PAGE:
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Sewing Machines: Find the Right One for You

Beth Ferrier, instructor of the online quilting class Machine-Finished Hand Appliqué has some wisdom to share with anyone who’s even thinking about buying a sewing machine. They are not one-size-fits-all, and they are definitely not the kind of thing you should buy without forethought. When it comes to quilting, a sewing machine can be the right tool for the job. So you’ll definitely want to make sure it’s the right sewing machine! With Beth’s advice, you’ll be sure to get just what you need.

Hi, I’m Beth Ferrier quilting instructor for I do all my quilting by machine so it’s important to me to have the right tool for the job. Beginning quilters and sewists are often intimidated when looking for a machine and there’s a lot to consider. One of the things newbies to the craft often don’t think about is that instead of just going into your chain store and pulling a sewing machine in a box off the shelf, you might want to consider visiting your local machine dealership.

Dealers have all kinds of ranges of sewing machines from totally entry level simple machines to the most ridiculous machines costing more than my first car, that practically do the laundry for you. You need to know when you go looking at a dealership, keep in mind what kind of sewing that you do. Take the kind of fabrics that you like to use and thread and ask to be able to sit down at the machine and actually sew. In truth the dealer will take you more seriously if you come prepared to actually audition those sewing machines.

Don’t be afraid to ask lots of questions and never be embarrassed to make multiple trips before the decision is made. Your relationship with a dealer is going to make all the difference about whether or not you enjoy working with your machine. So you want to have a place where you’re comfortable asking questions. A dealership will also give you back up if the machine goes crazy, and it’s a take to place it once a year for a well-baby visit to get it all checked up and make sure everything’s working at top speed. Don’t be afraid to consider buying a used machine from a reputable dealership as well. It’s a great way to get the most sewing machine for your money.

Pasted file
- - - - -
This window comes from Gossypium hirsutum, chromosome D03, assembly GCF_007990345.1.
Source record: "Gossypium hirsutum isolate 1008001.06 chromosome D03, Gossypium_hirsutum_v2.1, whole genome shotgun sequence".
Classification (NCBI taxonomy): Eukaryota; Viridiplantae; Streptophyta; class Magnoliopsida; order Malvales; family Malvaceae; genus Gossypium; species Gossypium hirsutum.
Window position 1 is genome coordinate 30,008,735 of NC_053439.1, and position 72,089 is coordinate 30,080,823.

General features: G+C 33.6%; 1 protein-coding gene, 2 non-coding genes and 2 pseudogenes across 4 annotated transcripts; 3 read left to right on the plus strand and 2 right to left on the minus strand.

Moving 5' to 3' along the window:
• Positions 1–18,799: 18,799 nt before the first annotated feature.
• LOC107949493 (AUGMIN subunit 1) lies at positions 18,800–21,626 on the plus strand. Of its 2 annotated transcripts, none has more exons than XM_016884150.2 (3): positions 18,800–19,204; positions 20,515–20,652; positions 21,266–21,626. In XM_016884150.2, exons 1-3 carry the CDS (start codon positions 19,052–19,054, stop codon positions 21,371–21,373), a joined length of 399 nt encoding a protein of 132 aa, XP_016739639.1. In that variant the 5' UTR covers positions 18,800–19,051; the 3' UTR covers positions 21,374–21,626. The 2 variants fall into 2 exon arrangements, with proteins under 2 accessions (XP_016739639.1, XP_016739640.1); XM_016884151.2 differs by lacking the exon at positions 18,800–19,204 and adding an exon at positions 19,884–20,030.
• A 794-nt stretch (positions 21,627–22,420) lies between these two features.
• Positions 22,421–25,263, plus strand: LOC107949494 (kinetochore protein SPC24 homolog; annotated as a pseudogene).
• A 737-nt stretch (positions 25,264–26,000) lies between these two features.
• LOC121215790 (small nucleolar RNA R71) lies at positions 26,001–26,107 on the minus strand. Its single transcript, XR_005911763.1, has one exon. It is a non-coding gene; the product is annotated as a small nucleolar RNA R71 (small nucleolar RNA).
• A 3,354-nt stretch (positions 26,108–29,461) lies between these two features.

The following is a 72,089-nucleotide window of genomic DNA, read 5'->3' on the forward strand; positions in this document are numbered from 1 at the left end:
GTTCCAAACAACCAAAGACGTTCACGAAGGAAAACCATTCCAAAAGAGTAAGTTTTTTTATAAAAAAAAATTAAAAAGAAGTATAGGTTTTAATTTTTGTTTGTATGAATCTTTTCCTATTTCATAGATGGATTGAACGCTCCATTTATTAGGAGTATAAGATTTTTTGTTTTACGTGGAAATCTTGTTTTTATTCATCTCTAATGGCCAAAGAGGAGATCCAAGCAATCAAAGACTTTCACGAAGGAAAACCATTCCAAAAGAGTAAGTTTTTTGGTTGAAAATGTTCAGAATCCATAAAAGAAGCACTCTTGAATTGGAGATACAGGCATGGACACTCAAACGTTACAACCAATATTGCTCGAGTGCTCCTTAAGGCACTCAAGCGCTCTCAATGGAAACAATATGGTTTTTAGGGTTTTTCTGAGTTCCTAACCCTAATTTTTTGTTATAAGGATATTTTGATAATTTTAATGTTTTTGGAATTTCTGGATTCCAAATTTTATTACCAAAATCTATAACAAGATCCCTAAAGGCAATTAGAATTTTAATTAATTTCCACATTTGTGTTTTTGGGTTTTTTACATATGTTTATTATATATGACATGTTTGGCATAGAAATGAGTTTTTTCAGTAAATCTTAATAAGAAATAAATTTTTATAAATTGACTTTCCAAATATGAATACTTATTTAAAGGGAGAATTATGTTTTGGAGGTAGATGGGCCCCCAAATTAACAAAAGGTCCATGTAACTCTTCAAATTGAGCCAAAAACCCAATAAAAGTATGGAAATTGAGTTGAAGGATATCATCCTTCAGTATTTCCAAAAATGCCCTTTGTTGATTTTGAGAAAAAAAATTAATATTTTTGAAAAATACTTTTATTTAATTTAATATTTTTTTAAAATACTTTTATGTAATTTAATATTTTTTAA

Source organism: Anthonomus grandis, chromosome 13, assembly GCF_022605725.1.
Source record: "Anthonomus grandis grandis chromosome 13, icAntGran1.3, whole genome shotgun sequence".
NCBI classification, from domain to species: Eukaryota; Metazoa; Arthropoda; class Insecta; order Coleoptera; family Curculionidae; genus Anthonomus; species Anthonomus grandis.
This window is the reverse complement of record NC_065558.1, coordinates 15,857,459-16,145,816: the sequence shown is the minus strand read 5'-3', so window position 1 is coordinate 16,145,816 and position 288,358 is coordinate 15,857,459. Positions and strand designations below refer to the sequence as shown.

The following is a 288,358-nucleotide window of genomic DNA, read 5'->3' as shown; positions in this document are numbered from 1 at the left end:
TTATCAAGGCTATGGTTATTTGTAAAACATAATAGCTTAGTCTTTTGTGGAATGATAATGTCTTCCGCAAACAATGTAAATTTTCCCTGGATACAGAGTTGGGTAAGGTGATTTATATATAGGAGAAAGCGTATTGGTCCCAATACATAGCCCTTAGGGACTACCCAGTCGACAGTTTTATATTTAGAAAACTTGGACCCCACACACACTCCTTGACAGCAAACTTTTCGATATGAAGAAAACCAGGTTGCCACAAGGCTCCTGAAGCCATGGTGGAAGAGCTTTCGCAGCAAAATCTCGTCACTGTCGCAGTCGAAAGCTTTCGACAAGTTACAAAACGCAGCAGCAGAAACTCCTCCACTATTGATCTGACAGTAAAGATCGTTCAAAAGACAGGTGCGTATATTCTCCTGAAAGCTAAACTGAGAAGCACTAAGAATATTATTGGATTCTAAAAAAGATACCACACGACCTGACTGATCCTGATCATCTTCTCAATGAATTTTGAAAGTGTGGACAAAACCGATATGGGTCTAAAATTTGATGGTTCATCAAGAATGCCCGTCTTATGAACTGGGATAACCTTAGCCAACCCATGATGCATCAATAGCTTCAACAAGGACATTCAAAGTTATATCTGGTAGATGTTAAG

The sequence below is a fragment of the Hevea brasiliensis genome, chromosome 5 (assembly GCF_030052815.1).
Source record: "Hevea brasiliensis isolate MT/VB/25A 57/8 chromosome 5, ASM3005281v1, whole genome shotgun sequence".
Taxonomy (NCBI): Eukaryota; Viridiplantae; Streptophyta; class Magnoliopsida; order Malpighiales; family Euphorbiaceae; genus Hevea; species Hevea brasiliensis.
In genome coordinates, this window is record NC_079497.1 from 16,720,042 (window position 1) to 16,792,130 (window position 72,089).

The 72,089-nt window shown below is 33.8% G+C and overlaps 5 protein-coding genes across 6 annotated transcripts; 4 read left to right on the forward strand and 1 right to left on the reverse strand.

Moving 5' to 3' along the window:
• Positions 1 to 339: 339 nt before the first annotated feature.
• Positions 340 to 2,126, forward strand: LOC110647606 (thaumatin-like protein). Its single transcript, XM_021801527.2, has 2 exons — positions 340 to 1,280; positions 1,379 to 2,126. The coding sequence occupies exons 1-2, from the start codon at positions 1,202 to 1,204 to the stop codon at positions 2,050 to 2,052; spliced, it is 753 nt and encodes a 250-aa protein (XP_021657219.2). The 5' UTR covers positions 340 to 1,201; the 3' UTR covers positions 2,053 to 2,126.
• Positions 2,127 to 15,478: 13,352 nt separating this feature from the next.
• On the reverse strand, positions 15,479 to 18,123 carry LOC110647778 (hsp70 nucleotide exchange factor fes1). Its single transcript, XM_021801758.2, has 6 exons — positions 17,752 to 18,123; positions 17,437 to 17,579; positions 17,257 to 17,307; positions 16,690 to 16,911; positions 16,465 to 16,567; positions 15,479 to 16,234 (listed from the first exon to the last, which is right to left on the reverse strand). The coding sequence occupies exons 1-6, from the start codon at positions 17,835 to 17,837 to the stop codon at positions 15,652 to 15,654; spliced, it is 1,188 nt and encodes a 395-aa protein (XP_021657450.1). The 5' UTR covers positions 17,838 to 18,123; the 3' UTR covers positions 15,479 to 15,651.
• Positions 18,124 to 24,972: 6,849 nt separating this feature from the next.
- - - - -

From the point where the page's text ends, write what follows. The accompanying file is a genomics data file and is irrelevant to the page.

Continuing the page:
Take your time, think about what you want, and then go get it. I’m Beth Ferrier for

Join Beth and learn how to hang a quilt on a wall without push pins and make bobbin work easy. Then sign up for her online quilting class Machine-Finished Hand Appliqué.

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Julie Beard

Dear Beth,
I enjoyed watching your short video. I wish you were around six months ago when I was shopping for my new machine. After what I thought was a careful choice I brought my new machine a Pffaf Quilt Expression 4.0. Now my problems is that I am now always dealing with the nagging questions why I didn’t get my first choice machine Janome 7700. I keep hearing and see wonderful quilts being made by that machine and I rarely see my machine winning awards nor don’t see any promotions either. Do you have any ideas how I can get rid of these negative feeling. I am really trying to fight these feelings and it doesn’t help the fact as I live alone and sewing alone also. I will be eternally grateful if you could take some time to write to me at I am a big fan of and have purchased many of the courses on offer. I will look forward to hearing from you in the near future. Julie

Christina in Cleveland

Great article! I would like to add the more “vintage” sewing machines (ie., Singer Featherweight, et al) are work horses. There are many options in addition to the Singer brand and they are, by and large, less expensive for a savvy technician to work on when need be. Plus, many are easy to learn how to maintain on your own with a bit of knowledge and a few tools.

Joy French